Workers may be slowly earning higher wages, but their bosses can still get away with stealing from them.
Workers may be slowly earning higher wages, but their bosses can still get away with stealing from them. DAVID MCNEW/GETTY

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Over the weekend, Politico published a report detailing the many ways federal and state governments fail to protect workers whose bosses underpay them. As politicians here in Washington and across the country pat themselves on the back for supporting a higher minimum wage, the story is a must-read:

The issue shows every sign of going to the voters this November. Many Democrats are already stressing the importance of a $15-per-hour “living wage” as a way to energize lower-income voters. Meanwhile, many states have moved to raise their own hourly minimums far above the federal level — with Washington, D.C., requiring $12.50, Washington State demanding $11.50 and California clocking in at $11. Many other states exceed the federal minimum. In addition, federal law continues to require that hourly workers receive time-and-a-half for work beyond 40 hours per week.

But advocates for low-income workers across the country say employers routinely violate these laws, with little fear of getting caught. And even in states with comparatively robust labor departments, enforcement is lax.

The story lays out exactly how government agencies, especially in the South, have sent a clear message that they don't care about minimum wage enforcement. Many states have fewer than 10 investigators looking into wage violations. Six states (all in the South) have no minimum wage investigators at all. At the federal level, the U.S. Department of Labor can't enforce minimum wages that are higher than the federal $7.25 minimum wage. And the DOL has fewer wage investigators today than it did 70 years ago, despite the nation having seven times as many workers today, Politico reports. Without significant enforcement or penalties, employers stand to lose little if they stiff their workers. And delayed or drawn-out investigations can discourage workers from coming forward.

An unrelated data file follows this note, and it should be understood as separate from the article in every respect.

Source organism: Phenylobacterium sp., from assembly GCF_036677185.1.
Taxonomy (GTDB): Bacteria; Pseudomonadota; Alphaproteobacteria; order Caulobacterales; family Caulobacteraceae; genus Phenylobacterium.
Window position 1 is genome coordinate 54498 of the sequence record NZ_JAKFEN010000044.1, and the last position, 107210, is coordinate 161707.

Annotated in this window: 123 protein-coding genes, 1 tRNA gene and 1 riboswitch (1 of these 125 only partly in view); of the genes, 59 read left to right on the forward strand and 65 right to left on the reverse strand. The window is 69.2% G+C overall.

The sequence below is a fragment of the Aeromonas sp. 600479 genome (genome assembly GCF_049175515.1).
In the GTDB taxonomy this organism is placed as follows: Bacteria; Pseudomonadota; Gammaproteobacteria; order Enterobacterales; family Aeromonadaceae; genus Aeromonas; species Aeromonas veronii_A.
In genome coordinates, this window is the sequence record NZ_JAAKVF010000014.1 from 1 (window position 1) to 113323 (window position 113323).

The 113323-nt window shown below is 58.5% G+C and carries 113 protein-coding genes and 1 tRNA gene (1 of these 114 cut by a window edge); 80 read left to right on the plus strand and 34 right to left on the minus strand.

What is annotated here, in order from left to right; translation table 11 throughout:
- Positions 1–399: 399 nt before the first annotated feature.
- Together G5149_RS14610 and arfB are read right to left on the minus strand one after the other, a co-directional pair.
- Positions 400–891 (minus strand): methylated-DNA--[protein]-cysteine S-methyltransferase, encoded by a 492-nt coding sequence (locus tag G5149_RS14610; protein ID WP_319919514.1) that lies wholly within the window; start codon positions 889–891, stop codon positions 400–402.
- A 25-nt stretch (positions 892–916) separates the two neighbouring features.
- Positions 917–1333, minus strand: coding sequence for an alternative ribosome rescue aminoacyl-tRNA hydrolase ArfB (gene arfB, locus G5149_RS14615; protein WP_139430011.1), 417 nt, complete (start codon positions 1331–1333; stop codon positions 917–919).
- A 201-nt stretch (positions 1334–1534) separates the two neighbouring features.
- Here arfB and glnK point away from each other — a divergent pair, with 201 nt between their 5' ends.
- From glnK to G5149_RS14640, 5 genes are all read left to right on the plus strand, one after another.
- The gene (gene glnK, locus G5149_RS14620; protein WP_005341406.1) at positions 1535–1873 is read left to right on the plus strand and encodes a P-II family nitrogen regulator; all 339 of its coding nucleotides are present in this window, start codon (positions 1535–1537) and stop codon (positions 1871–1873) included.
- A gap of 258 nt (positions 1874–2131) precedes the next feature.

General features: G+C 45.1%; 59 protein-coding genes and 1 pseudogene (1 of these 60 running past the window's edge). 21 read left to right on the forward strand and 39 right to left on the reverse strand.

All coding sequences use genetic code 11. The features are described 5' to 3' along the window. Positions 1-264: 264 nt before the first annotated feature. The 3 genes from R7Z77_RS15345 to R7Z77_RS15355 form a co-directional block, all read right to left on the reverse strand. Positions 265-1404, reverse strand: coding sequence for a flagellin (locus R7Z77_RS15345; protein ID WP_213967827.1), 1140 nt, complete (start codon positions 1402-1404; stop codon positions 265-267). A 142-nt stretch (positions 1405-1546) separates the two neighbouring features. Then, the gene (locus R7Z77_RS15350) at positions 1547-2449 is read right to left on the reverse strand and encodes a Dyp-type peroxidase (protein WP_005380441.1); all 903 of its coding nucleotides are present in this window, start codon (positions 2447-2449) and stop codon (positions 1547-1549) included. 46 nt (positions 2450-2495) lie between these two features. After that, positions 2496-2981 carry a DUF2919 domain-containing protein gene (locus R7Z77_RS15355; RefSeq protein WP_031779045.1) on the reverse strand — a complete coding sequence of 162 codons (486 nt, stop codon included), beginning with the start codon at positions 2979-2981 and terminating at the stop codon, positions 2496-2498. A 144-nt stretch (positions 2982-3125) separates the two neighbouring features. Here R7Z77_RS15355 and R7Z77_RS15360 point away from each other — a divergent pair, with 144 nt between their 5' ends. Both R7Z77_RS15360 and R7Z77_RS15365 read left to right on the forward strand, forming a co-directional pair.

Politico surveyed labor law enforcement in 15 states, including Washington, and found that enforcement agencies collect just 41 percent of the money employers owe. Washington's rate is comparatively good, but according to the report, the state failed to recover about $10 million in stolen wages in the last decade.

Self-congratulating Seattle is familiar with this dynamic, too. According to data from December 2017, the Seattle Office of Labor Standards has charged employers a total of about $1.15 million in back pay and penalties for violating labor laws since the office was created in 2015. OLS has collected 77 percent of the amount owed. The office, which enforces not just the minimum wage and wage theft, but also sick time, secure scheduling, and other rules, has forwarded orders totaling about $278,000 in unpaid back pay and fines to the City Attorney's Office for collection. "Many employers subject to unpaid final orders are no longer in business," the office says in its report of 2017 data.

Before the city created OLS, wage theft was illegal but the city didn't prosecute anyone under that law. OLS now investigates workers complaints, but those investigations can take nearly a year.

So, next time you hear a politician promising you an increased minimum wage, ask them a follow up question: What are they going to do to make sure your boss actually pays you that wage?